• Passes compliance testing.

Alignment 2.0 reimagines the traditional PSA where the cardiovascular providers live in their own legal entity, owned by the physicians. This entity then contracts with the hospital/health system – often exclusively – to provide professional services, including clinical, managerial and administrative. Remuneration for these services will be multifaceted with rewards for production (such as work RVUs), quality and outcomes, cost reductions, access efficiencies, and operational improvements. The model may also include joint ventures on facilities, such as ambulatory surgery centers, or on research, real estate or management services.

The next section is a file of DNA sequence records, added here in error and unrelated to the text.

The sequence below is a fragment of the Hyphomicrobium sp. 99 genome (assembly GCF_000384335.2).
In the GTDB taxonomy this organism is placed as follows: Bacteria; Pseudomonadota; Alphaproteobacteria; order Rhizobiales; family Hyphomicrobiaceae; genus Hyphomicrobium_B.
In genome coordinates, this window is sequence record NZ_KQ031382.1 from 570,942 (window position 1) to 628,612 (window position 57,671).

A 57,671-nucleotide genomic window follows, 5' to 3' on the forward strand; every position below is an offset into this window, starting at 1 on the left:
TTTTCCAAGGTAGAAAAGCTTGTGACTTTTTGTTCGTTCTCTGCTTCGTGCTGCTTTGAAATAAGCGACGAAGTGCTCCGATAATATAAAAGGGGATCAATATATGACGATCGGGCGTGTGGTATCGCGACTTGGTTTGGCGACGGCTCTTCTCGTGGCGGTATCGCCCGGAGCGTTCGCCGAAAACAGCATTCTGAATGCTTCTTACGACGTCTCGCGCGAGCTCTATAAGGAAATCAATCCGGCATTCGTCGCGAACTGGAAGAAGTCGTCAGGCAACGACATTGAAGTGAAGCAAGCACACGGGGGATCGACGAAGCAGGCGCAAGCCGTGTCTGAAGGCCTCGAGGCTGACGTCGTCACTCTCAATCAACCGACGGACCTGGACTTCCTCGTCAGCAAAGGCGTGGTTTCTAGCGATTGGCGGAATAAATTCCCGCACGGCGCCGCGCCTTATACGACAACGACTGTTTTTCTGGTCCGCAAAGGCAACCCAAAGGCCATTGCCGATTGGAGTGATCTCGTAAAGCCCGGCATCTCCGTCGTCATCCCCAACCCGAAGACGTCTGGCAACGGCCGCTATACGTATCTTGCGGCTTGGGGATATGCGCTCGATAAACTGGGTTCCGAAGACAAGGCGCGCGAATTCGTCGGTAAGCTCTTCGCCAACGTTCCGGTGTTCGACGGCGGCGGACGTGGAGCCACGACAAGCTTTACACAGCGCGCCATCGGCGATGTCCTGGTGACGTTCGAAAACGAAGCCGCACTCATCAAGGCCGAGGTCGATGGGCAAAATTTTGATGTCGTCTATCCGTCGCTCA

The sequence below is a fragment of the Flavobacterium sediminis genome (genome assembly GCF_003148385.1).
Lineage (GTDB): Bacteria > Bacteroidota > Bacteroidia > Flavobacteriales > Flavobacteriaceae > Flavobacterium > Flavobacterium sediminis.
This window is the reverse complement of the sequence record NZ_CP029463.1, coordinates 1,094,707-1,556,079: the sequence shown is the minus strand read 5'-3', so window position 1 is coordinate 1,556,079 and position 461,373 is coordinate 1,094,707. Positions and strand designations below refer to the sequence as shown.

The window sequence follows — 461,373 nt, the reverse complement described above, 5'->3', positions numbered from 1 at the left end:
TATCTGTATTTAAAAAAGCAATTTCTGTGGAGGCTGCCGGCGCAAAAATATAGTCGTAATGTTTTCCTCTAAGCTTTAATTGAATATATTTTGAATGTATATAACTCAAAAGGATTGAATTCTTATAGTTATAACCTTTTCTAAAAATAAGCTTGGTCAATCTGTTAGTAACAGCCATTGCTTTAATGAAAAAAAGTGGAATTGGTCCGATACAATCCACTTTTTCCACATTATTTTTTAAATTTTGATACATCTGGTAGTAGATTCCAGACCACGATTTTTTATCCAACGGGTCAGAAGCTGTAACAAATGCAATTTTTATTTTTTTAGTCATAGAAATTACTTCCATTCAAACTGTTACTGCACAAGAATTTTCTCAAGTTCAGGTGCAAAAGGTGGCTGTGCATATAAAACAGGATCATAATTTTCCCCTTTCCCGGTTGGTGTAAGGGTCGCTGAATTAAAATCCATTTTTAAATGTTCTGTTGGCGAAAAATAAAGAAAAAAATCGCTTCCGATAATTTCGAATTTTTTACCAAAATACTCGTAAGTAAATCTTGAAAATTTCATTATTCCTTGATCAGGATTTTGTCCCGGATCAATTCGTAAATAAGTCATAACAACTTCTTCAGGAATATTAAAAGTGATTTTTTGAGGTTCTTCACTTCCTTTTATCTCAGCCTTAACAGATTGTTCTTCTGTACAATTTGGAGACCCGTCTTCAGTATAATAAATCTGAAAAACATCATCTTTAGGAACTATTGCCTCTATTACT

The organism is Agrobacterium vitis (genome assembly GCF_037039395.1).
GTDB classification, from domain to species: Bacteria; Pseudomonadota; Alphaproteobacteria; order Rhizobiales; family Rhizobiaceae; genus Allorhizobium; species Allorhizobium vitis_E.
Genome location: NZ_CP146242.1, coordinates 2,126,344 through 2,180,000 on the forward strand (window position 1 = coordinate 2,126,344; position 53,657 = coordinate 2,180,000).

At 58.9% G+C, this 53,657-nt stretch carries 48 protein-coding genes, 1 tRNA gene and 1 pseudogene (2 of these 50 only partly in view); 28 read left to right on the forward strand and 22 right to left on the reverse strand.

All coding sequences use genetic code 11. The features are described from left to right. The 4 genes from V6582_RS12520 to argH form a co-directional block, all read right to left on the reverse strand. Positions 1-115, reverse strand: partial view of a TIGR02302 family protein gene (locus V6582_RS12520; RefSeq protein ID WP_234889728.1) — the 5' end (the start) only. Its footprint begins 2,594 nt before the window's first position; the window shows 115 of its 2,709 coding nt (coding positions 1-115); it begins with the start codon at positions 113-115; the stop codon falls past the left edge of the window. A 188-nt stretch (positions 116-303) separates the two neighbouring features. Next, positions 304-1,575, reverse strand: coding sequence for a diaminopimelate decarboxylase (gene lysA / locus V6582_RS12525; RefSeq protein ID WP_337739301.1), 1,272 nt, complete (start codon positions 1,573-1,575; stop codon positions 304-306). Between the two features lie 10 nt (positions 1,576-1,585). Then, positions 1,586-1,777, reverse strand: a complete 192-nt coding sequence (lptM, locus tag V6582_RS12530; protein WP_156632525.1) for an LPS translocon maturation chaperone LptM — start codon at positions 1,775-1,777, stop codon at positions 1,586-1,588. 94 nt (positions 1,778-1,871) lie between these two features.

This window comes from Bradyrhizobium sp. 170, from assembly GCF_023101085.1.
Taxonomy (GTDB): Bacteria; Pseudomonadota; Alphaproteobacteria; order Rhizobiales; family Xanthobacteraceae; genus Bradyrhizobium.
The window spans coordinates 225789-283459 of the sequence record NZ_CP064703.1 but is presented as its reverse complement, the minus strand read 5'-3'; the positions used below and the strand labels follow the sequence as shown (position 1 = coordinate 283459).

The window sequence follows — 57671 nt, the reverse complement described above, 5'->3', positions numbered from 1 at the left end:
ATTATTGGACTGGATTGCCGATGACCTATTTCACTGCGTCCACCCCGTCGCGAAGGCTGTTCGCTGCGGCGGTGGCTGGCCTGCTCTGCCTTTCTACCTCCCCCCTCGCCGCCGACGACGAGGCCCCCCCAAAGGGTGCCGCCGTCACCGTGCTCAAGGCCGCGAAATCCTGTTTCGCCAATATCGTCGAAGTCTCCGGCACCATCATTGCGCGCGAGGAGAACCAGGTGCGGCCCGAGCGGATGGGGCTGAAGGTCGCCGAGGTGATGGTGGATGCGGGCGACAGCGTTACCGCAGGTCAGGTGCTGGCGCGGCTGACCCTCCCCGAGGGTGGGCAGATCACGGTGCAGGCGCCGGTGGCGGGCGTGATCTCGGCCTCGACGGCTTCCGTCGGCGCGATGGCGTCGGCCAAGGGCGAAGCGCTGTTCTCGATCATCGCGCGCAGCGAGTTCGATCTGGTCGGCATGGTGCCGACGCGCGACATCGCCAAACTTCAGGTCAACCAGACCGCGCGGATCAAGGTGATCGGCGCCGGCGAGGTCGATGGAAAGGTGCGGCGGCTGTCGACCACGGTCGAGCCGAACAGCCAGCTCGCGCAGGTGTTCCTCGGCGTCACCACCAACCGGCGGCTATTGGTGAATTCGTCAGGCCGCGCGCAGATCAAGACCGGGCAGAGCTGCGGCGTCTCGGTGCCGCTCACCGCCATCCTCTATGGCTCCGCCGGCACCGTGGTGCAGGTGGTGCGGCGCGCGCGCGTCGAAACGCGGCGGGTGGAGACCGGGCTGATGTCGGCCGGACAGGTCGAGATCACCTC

While the objective of this article is not to provide legal or valuation counsel, both of which are intrinsically and inexorably linked to physician/hospital relationships, the model described above does provide more flexibility than traditional employment. By moving physicians out of large multispecialty groups, the typical landing place of cardiology employment, and into cardiovascular focused provider practices, there is greater potential to meet group practice definitions and limit financial scrutiny down to the physician level.

All of this will tend to make the model:

  • A more durable relationship
  • Promote entrepreneurial thinking and corresponding risk/reward
  • Allow for greater physician autonomy
  • Foster the ability to share risk and reward.